A Tidy Towns judge looks for…
What a judge looks out for in an evolving/developing Tidy Towns program
Preferable if a community has a Tidy Town’s group or coordinating committee. Could be an existing group, eg, Chamber of Commerce, Progress Association, etc.
A Tidy Towns Committee belongs to the community. It can be as simple or as complex to meet the needs of the community’s objectives.
Important that all community sectors are given the opportunity to be involved and also encouraged to participate in order to develop a sense of pride and community ownership in town developments.
Community group involvement is important to:
- develop and implement innovative projects related to environmental quality, litter control, local government beautification, heritage restoration, and
- broaden the environmental impact of a Tidy Towns program by including established groups such as Landcare, Watercare, Coastcare, etc. Other groups may include community service organisations, sporting clubs, church and social groups.
Partnerships with Local Government
Important to the success of a Tidy Towns program by:
- providing assistance (human and financial resources) and guidance to all groups working within the program, and
- liaising with Shire/Council staff, community groups and schools in a coordinating and monitoring role to ensure tasks are completed.
For a Tidy Towns program to be sustainable, youth participation within a community is essential. Encourage this by:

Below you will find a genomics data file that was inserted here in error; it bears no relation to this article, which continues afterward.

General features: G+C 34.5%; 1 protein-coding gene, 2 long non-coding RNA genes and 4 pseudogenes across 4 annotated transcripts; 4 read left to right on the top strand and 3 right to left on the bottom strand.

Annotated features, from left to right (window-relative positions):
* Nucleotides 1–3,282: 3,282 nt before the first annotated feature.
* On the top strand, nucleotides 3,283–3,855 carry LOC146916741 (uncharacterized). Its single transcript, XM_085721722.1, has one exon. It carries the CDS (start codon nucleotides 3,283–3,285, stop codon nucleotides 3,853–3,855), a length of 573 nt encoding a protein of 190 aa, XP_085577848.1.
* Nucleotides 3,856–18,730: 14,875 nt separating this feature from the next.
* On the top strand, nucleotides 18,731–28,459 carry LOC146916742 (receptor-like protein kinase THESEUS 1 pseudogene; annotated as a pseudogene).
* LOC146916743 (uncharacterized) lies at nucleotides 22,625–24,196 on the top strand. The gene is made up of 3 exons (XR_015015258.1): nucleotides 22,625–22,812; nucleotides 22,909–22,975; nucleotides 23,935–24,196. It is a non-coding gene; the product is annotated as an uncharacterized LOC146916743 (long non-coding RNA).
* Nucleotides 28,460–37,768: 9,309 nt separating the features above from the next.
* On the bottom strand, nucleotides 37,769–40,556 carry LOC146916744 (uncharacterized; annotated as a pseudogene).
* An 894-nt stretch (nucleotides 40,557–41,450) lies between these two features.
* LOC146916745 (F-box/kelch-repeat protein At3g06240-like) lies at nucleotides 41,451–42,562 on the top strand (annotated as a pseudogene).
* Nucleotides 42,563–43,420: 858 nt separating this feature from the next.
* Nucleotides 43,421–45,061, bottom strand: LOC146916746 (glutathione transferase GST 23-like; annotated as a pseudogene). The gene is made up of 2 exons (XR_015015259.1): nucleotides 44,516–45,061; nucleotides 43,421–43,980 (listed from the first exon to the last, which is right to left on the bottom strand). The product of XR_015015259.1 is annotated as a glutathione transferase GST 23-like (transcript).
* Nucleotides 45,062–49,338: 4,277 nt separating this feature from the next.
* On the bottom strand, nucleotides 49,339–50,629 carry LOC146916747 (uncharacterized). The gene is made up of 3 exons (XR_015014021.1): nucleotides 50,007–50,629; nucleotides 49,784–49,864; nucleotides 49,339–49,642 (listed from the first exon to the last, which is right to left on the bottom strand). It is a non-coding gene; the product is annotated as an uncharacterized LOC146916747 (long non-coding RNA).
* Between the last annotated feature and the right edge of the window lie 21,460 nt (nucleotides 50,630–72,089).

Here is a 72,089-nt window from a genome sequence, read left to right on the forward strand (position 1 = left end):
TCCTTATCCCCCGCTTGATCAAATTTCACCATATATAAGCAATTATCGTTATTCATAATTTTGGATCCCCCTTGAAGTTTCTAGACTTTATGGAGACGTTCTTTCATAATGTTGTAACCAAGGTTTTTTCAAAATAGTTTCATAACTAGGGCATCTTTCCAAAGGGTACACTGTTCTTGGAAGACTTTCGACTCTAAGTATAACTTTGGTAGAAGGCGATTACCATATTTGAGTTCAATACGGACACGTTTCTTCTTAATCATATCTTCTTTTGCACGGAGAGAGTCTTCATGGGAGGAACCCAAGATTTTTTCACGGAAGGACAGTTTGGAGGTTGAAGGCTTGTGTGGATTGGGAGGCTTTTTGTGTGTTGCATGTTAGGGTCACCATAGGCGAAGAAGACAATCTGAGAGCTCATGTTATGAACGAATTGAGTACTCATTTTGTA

- working with educational system to ensure environmental education programs are initiated to enable good environmental practice to be taught throughout all levels of education within a community. It could start off as a simple anti-litter program or school and community beautification,
- forming a junior Tidy Towns or environmental committee within a school system to provide future ambassadors for environmental action,
- providing a vehicle to distribute ideas and information regarding environmental initiatives through family networks, and
- active schools generally reflect active communities.
Important to champion the cause for a community. (Good ‘corporate citizen’ approach)
- Business and industry are often able to analyse environmental challenges and opportunities and have the resources to initiate positive action and alliances.
- Ability to lead the way in initiating and maintaining beautification projects within commercial areas as well as the general community.
What types of projects?
Examples of projects involved in a Tidy Towns program:
- Improving town approaches
- Developing reserves
- Adopt-a-road, verge, park, round-about, etc.
- Community clean ups
- Revegetation/tree planting activities
- Street banners, window displays
- Developing/promoting tourist attractions/facilities
- Garden/Tidy Street competitions
- Home/yard improvement for elderly residents
- Collecting and disposing of abandoned car bodies
- Providing civic facilities, e.g. seats, shelters, BBQ’s, playgrounds, etc.
- Distributing litter bags and assisting with adopting waste-free outdoor events
- Encouraging environmental education programs in schools
- Initiating environmental education displays in shopping centres, field days, etc.
- Recycling programs, improved waste collection, resource recovery initiatives
- Reuse of waste programs
- Developing wildlife vegetation corridors
- Ban plastic shopping bags
- Promoting water conservation initiatives
- Arrange waterwise native garden models
- Restoring historic buildings
- Organising heritage and cultural activities
- Indigenous partnerships
- Climate Change awareness and education.
- Participation –encouraging and enthusing a community to initiate ways to improve their ‘own patch’.
- Civic Pride – as a result of participation, a community can develop increased community pride and raised self-esteem and as a result, derive immeasurable benefits.
- Quality of life – participation, persistence and pride will ensure a raised quality of life for a sustainable community and the long term benefit of the nation.